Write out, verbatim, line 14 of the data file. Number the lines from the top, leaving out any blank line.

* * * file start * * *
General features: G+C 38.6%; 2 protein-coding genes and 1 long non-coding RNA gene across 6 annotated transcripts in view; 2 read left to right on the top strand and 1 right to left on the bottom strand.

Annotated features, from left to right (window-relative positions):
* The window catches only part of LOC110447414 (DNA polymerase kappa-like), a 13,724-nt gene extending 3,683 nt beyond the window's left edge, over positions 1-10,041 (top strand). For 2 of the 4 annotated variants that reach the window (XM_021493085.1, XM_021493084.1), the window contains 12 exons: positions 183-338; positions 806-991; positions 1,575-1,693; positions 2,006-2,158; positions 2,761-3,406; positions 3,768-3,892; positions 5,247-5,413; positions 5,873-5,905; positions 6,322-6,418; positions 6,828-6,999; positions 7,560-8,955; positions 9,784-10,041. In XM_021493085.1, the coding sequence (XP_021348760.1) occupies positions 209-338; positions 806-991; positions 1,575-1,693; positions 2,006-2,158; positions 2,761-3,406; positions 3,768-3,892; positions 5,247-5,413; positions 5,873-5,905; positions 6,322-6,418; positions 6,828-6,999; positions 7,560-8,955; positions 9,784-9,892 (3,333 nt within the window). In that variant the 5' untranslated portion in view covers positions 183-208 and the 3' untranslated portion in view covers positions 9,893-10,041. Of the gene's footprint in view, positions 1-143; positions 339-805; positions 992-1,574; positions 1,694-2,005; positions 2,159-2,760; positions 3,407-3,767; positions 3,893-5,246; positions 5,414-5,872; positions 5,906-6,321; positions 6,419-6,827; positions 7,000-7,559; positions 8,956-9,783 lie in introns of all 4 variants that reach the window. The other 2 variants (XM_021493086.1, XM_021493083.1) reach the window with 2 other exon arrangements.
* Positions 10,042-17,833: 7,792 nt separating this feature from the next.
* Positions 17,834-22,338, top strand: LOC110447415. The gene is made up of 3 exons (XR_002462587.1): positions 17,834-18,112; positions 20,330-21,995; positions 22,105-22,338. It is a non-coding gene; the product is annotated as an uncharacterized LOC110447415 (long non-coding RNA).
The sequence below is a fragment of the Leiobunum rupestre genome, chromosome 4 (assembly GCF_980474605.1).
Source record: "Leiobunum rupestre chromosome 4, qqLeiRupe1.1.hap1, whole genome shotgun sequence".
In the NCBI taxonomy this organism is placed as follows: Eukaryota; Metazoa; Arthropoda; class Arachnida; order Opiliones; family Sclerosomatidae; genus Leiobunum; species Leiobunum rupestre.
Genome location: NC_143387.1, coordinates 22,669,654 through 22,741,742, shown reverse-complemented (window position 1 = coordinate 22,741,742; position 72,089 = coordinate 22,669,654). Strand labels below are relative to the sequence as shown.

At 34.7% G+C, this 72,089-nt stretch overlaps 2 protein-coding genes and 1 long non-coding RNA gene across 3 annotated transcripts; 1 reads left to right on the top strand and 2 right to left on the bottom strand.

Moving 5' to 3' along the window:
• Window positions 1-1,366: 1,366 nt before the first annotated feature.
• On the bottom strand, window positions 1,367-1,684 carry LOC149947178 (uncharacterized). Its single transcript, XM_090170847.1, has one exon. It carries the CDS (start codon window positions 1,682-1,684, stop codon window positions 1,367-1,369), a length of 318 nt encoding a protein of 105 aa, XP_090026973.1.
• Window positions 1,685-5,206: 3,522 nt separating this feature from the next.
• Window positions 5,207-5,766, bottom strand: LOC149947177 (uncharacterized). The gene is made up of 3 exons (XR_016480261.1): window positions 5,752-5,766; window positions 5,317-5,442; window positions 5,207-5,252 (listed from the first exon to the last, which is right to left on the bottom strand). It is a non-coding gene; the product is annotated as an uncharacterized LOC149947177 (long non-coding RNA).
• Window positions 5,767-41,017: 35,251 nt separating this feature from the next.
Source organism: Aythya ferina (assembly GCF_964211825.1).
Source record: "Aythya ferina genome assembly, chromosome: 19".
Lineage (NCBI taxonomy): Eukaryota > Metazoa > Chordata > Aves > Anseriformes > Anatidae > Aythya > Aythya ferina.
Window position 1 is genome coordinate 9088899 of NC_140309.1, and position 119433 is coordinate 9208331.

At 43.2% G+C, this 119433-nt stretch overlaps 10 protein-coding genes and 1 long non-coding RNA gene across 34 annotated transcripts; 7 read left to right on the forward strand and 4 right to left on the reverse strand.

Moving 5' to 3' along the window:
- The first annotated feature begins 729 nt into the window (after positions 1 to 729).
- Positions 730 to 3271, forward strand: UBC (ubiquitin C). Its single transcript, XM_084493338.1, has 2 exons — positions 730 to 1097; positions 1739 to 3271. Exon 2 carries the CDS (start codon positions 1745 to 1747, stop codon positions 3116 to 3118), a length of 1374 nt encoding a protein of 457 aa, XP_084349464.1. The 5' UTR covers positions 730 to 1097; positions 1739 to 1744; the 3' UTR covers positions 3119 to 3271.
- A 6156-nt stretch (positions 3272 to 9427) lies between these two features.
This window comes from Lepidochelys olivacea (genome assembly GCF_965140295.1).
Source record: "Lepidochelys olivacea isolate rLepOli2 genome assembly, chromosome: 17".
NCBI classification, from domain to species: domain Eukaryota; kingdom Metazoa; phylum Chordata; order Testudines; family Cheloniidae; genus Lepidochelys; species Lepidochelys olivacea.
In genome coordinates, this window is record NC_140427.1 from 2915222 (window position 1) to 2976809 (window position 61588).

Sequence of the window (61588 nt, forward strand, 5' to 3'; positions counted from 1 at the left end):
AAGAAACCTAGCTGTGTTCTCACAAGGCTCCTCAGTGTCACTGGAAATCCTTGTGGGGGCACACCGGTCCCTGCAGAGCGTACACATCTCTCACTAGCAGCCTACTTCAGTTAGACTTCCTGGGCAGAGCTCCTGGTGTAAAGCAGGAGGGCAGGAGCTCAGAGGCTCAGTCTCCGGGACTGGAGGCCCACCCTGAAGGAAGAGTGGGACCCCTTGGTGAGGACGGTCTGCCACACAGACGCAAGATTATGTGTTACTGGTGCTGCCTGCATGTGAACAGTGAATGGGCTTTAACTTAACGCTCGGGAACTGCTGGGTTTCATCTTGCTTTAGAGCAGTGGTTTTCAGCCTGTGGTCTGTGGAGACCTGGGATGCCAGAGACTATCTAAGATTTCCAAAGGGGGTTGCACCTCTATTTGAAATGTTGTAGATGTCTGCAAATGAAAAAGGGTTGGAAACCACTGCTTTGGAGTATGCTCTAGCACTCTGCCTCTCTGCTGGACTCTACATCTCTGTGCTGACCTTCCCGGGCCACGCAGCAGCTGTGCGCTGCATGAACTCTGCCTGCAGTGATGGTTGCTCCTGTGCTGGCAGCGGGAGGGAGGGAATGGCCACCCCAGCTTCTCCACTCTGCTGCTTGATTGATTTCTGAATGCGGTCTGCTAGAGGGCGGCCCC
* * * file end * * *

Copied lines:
• Window positions 1,685-5,206: 3,522 nt separating this feature from the next.